During the regular meeting on Monday, Oct. 25, the Owosso School Board of Education voted to continue following instructions on managing COVID-19 through the county health department. One longtime board member disagreed – mostly due to perceived confusion over communication efforts between the board and the county in recent months.

   Some controversy arose when Owosso School Board Vice President Shelly Ochodnicky, a board member for 12 years, spoke during two recent Shiawassee Board of Commissioner meetings in Corunna. Ochodnicky had introduced herself in the meetings with her position as a school board member, continuing to outline frustrations related to attempted communications on her own part with the health department, seeking clarification on language supplied to the school on COVID-19 protocols and instructions.

   The most recent language Ochodnicky has questioned was released Oct. 7. The instructions from the health department involve an option to test-to-stay. Instead of isolating infected students/staff for 10 days or quarantining cases of close contact for seven days, schools can test-to-stay – allowing for a five-day quarantine with rapid testing every morning before school. Students/staff passing the rapid testing are permitted, while wearing marks, to attend school.

   Ten or more community members individually spoke strongly in favor of the health department instructions on Monday evening. The community members included parents, grandparents, school employees and healthcare workers.

   Ann Gamboe-Hall, a parent and previous lawyer with a 10-year-old immunocompromised child with a husband, a teacher, who is also immunocompromised, offered her argument supporting the health department from a legal standpoint. Gamboe-Hall supported the necessity of following the health department instructions based on the 1905 legal case of Jacobson v Massachusetts where the U.S. Supreme Court upheld the authority of local health departments to “override personal liberties when it was in the best interest of the public.” She emphasized that in 116 years, that case has stood. “We clearly have a public safety issue here,” she said, detailing the 4.9 million dead worldwide, the 736,000 dead Americans and the 718 active county cases – more than 1-percent of the county.

   Josh Dewley, a Lincoln High School teacher and parent, encouraged the board and the health department to work together, calling for “voices of reason,” supporting health department instructions.

   Tony Newman, the county drain commissioner who has grandchildren in the district, encouraged the board to continue following instructions on quarantining and isolation because “it’s worked.” He supports wearing masks, sharing that his elementary-aged grandchild would wear a mask without issue – something several school staff members and parents agreed on.

   Tom Kurtz, a Memorial Healthcare employee and parent, offered that a board should have “multiple voices in the board room, but only one voice outside,” in reference to Ochodnicky talking as a board member at the commissioner meetings.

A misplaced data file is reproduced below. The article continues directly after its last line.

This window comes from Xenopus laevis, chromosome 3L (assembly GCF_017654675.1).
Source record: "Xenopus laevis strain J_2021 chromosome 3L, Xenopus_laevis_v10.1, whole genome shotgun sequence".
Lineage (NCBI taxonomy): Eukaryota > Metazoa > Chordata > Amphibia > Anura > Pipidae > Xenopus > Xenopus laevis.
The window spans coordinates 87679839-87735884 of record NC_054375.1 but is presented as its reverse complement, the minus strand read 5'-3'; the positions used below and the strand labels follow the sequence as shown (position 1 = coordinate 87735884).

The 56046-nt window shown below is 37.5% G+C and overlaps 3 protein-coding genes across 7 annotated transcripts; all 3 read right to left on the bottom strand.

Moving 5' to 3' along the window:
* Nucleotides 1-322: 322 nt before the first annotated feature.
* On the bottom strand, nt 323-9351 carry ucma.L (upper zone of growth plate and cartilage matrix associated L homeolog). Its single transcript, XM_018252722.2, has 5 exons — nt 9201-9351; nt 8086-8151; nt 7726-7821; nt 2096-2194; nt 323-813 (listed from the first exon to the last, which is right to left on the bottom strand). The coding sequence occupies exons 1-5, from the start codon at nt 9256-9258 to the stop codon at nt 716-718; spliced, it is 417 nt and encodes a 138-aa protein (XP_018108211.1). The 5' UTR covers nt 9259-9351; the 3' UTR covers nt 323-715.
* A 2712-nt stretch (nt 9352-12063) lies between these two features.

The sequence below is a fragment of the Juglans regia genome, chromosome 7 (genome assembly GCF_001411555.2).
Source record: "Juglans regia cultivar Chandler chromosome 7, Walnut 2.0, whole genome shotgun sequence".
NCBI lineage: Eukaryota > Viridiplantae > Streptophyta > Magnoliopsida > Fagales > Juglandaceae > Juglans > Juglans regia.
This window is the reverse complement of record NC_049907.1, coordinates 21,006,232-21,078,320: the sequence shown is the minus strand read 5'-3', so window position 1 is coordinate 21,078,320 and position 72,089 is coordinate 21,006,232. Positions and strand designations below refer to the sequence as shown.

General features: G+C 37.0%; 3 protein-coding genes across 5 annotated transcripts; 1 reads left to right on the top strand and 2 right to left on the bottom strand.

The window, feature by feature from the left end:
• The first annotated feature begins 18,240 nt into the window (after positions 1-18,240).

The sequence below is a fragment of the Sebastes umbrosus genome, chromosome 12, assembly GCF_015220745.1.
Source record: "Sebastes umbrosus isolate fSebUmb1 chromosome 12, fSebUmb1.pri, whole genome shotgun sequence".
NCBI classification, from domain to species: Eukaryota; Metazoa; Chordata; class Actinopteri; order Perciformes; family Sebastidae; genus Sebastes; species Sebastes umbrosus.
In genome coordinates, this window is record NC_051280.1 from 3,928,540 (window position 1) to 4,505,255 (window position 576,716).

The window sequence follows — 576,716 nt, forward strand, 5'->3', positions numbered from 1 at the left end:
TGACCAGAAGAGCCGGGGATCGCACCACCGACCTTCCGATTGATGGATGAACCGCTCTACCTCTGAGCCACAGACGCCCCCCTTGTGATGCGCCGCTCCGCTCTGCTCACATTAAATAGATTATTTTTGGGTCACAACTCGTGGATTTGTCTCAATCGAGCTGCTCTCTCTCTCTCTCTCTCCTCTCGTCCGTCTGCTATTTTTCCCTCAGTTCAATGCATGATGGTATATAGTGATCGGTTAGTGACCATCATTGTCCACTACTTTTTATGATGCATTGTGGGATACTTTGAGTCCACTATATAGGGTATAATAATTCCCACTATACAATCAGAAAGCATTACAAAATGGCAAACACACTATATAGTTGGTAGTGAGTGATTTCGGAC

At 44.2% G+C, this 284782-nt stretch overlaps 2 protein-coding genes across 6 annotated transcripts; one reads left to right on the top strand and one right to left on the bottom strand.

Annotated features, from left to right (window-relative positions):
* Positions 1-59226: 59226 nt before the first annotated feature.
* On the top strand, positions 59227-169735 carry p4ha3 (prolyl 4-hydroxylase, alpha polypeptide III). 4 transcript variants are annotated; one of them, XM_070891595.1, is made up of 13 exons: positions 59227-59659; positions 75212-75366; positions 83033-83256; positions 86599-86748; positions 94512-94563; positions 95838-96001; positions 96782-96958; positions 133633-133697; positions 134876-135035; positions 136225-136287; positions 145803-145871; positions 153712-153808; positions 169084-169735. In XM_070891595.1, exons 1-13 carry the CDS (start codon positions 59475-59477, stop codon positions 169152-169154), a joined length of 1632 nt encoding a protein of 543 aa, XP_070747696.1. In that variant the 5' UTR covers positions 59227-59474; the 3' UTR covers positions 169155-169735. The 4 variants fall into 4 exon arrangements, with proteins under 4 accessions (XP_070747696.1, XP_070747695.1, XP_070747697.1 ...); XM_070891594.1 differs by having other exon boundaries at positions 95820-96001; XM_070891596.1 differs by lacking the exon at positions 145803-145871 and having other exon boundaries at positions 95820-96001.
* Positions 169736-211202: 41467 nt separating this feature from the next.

Owosso School Board Trustee Olga Quick introduced a resolution toward the end of the long meeting, to ensure the school district would continue to comply with the health department. The school board voted 6-1 to approve the resolution. Ochodnicky was the only dissenting vote, explaining she had not been given time to read it.

   Board member Marlene Webster offered the following view: “We’ve always followed the recommendations of the health department. We follow the recommendations of the health department when kids come to school with chicken pox. They have to return home. If a student comes to school with head lice, they are sent home. If a student comes to school with strep throat, they are sent home. Those are not pandemic situations. Those are much less communicable than the disease we are currently facing. As a board member, I really want to keep our kids in school without masks, without vaccine mandates, but we’re in a pandemic, so we can’t do nothing.” Webster discussed a safety-first concept in support of the resolution and in continuing with quarantining and isolation in the hope that students could remain in school.

   Responding in a text message, Ochodnicky shared, “I have proudly served and volunteered in our community for 25 years. These have certainly been the most difficult of times.

   It is time to ask ourselves why we are doing what we are doing in our schools 18 months into this. Nothing has been consistent. We are imposing mandates on our healthy children that we don’t have to live by ourselves. There is no consistency in how we are executing these decisions and requirements. Today, we need to put parents back in charge of their children’s education. We assist them by providing guidance to make the best decisions for their families.”

   On a different note during the meeting, the school district received a positive audit presentation that included an 18 percent fund balance.

   “More than a little over a decade ago,” shared Superintendent Dr. Andrea Tuttle, “We were predicted to be about 20 percent in the hole and so to have an 18 percent fund balance is quite remarkable.” She continued by recognizing that having a fund balance isn’t necessarily the goal, “because we want to give back to the people who work with our kids, our kids and our programming.”

Owosso School Board Will Continue Following County Health Instructions was last modified: November 2nd, 2021 by Karen Elford